Dave Farley: I think I've got two. The first one is, I think, echoing what you've just said, Simon. My perception of most software systems that I see is not that they're badly designed, it's that there is no design. They're just, kind of, big balls of stuff. There's no obvious organizing principles that you can discern.
Hannes Lowette: File, New Project, and let's start hacking away.
Dave Farley: Yeah, and that's problematic. There's no management complexity. You've just got a big ball of mud. And so I think as an industry we don't talk about design enough. We don't do enough design. We don't think about it. We argue all the time about whether it's C#, or Java, or whatever else. That doesn't matter as much as good design versus no design, or bad design.
Hannes Lowette: Is there maybe a problem in our industry then?
Dave Farley: Not one.
Hannes Lowette: Yeah. I agree, but let me finish the question. It's about the way we communicate about things.
Dave Farley: Yes.
Hannes Lowette: You see lots of conferences where we talk about latest version of 2x, or this small building block as one. And then you have the very high-level stuff, where on a very big scale we want to be doing this. In the lifetime of a developer, from when he graduates college until the point where you guys are at, like, expert architects, there are so many steps to take and there are skills that you need to learn. But I feel like the path to there is not something that is often communicated. And a lot of the blocks in the middle, like the run-of-the-mill solution architecture for small-to-medium enterprises is something a lot of people have to learn on their own because there's not a lot of communication about it. Because those are not sexy subjects to give conference talks about, for instance.
Simon Brown: Yes, that's why we have so much work. There's a complete lack of any fundamental teaching, and training, and skills in most organizations. And you're right, when you come to conferences, all the new hyped trendy stuff sells. Our stuff, it's not boring, but it's kind of the essential fundamentals that people really need to know, but it doesn't sell seats in cinemas.
Continuous Delivery done right
Dave Farley: If you'll forgive me mentioning one of your competitors, I won't name them. One of your competitors in organizing conferences.
Hannes Lowette: I don't work for Trifork.
Dave Farley: No, he does over there. One of your competitors had an adoption graph I saw a few years ago and it was talking about all of these new, sexy technologies, and all this kind of stuff, and early adopters doing these sorts of things. And the late majority was where continuous delivery was, and I just kind of fell on the floor laughing because I was just saying, "Really? You think that's what's the state of the industry is, that continuous delivery is normal?" It's not.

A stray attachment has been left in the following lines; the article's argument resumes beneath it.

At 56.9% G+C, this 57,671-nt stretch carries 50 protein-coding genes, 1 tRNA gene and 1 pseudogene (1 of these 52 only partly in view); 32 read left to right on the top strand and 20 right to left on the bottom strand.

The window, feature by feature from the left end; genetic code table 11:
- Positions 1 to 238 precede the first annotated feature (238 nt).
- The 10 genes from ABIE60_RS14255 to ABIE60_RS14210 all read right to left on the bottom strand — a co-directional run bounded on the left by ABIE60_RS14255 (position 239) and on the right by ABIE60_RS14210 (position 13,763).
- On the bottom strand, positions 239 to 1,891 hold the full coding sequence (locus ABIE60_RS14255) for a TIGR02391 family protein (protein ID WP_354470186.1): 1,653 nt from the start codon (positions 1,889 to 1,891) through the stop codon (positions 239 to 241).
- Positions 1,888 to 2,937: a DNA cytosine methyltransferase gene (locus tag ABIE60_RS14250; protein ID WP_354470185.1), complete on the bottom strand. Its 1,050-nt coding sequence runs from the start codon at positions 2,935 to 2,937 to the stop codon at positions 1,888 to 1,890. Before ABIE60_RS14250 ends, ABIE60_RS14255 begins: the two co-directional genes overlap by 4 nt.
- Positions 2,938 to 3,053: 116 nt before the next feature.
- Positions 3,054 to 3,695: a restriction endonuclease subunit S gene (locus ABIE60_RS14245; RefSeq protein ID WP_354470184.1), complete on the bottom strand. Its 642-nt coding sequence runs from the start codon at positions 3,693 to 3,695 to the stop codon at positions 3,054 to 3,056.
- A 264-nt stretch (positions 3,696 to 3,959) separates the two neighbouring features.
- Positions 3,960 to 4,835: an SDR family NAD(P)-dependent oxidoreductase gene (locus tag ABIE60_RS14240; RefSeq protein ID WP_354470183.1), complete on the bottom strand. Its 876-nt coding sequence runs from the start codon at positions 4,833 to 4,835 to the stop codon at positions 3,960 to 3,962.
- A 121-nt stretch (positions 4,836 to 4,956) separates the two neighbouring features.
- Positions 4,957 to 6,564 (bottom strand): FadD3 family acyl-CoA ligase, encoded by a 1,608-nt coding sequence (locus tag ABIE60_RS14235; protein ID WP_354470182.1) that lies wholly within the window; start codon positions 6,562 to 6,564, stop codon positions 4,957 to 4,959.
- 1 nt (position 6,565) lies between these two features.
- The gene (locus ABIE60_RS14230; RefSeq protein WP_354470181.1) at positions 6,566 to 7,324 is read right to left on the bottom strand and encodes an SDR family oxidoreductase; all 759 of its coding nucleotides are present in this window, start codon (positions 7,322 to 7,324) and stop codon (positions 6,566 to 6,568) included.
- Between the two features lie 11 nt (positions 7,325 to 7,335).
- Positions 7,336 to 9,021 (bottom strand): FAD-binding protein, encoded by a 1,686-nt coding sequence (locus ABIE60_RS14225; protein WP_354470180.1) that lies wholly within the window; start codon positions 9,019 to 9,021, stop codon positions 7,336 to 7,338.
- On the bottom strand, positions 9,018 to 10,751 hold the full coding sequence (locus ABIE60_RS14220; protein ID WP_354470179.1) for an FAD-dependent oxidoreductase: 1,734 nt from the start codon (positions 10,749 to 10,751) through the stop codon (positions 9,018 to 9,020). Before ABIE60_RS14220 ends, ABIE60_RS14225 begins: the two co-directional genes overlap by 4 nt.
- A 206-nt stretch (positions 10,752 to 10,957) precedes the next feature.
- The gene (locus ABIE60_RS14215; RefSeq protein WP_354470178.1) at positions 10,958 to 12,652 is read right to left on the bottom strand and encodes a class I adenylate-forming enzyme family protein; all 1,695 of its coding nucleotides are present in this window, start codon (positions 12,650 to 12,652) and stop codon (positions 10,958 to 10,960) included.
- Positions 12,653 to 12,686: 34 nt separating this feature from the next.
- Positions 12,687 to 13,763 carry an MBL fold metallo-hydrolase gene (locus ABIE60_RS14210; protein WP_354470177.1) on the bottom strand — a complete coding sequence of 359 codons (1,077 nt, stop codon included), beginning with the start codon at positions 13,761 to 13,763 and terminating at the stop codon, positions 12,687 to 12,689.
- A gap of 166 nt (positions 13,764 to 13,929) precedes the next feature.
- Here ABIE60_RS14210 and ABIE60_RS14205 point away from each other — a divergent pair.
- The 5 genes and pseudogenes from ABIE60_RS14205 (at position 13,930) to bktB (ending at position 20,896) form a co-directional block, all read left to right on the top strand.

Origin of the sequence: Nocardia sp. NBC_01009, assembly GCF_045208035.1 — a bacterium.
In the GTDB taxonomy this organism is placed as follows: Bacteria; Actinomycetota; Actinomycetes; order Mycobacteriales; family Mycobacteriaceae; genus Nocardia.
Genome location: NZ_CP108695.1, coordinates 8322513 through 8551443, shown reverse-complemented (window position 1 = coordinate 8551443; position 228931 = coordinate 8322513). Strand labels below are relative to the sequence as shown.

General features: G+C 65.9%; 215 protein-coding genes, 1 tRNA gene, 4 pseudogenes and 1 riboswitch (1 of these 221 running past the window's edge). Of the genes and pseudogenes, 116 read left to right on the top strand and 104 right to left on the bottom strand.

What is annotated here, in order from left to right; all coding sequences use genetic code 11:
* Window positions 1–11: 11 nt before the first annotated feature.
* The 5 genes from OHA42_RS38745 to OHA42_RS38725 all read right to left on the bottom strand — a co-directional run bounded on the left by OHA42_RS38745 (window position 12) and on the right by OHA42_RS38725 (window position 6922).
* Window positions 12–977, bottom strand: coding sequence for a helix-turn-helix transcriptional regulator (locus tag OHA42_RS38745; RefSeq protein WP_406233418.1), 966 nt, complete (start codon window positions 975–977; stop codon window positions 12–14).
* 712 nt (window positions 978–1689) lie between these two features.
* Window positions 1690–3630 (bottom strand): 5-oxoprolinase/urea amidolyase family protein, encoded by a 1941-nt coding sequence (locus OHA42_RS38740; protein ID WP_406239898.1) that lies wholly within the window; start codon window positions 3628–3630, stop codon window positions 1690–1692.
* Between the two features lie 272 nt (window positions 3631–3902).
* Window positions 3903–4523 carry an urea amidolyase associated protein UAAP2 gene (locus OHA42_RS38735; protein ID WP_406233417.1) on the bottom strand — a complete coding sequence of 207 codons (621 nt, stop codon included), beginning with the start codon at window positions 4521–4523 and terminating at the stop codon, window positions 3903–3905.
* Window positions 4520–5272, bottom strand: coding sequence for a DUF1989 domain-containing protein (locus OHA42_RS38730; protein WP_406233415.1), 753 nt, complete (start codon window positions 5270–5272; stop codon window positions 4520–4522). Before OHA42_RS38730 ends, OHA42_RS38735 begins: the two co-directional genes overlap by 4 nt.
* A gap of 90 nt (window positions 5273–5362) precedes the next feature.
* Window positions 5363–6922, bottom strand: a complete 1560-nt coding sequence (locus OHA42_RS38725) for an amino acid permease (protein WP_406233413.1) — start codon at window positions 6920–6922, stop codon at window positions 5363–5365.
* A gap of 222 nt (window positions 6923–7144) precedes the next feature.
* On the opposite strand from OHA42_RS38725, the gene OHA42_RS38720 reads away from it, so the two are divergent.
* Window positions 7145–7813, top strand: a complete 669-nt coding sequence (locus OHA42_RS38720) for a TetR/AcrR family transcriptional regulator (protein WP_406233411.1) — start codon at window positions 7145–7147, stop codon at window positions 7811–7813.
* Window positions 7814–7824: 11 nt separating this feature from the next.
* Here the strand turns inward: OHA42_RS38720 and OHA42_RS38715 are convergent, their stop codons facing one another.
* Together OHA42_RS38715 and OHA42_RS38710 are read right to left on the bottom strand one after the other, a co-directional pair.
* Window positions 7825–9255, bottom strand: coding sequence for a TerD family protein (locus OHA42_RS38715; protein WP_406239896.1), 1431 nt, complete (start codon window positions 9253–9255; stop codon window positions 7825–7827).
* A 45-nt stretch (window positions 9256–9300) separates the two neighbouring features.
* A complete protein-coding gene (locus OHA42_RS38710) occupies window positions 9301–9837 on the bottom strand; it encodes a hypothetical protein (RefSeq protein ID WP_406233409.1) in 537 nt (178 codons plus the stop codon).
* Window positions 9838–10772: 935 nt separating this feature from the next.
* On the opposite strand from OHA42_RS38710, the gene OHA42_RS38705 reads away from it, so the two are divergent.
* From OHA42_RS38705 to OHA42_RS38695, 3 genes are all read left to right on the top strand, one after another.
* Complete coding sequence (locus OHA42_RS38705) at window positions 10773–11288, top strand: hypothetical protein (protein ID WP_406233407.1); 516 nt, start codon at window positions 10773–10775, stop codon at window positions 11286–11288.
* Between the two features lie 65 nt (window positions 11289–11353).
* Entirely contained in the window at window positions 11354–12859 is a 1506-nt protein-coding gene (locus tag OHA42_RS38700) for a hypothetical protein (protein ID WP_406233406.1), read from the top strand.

Hannes Lowette: It's not.
Simon Brown: No.
Dave Farley: And so what most organizations talk about in terms of these engineering disciplines in continuous delivery is that...
Hannes Lowette: What do they say then, because they have a pipeline to deploy their stuff they're doing continuous delivery?
Dave Farley: Yes. If you're in Jenkins you're doing continuous delivery and you're not. Continuous delivery is working so your software is in a releasable state all of the time, that's it. And if you adopt that discipline it drives you in this direction for being much more disciplined, caring much more about design, and architecture, and all those sorts of things. Because you can't do it if you don't do those things. It's just not feasible. And we don't have many things like that. If we came up with something that genuinely counted as software engineering it would make us build better software faster. Because if it didn't, we wouldn't count as engineering. Continuous delivery does that. That's what the data says.
Hannes Lowette: But you can't do continuous delivery without having your team involved in running the system in production.
Dave Farley: Well, you can do that but it's not optimal. It's better. What you need to do is you need to close the feedback loop, so you need the team to be monitoring, understanding what's happening in production, even if there are other people that are looking after it.
Hannes Lowette: Yeah, they don't have to set everything up but at least they have to not, like in the old days, develop a system, throw it over the wall and it's ops' problem now.
Dave Farley: So my advice, I'm steering us off topic, which I apologize for, but my advice for continuous delivery is that you aim to get to a releasable state once every hour. You can't do that if you don't have a great architecture. And you can't do that if there's waste in the process. You've got to remove waste out of the process. So every time there's a hand over between different groups of people and stuff like that, that's waste. So you have to get down to these small, focused teams to be able to do this, and they need to know a lot of stuff. Trying to drag this back to architecture for a minute, I think that one of the problems in our industry is that we get so blind-sided by sexy technology that we lose our focus.
Hannes Lowette: I saw some speakers call it, and it's a term I've always used as well, magpie development.
Dave Farley: Yes.
Simon Brown: Shiny things.
Hannes Lowette: Yeah, like the shiny thing. "Oh, shiny, I wanna have that. I'm gonna use it whether it's appropriate for my problem or not."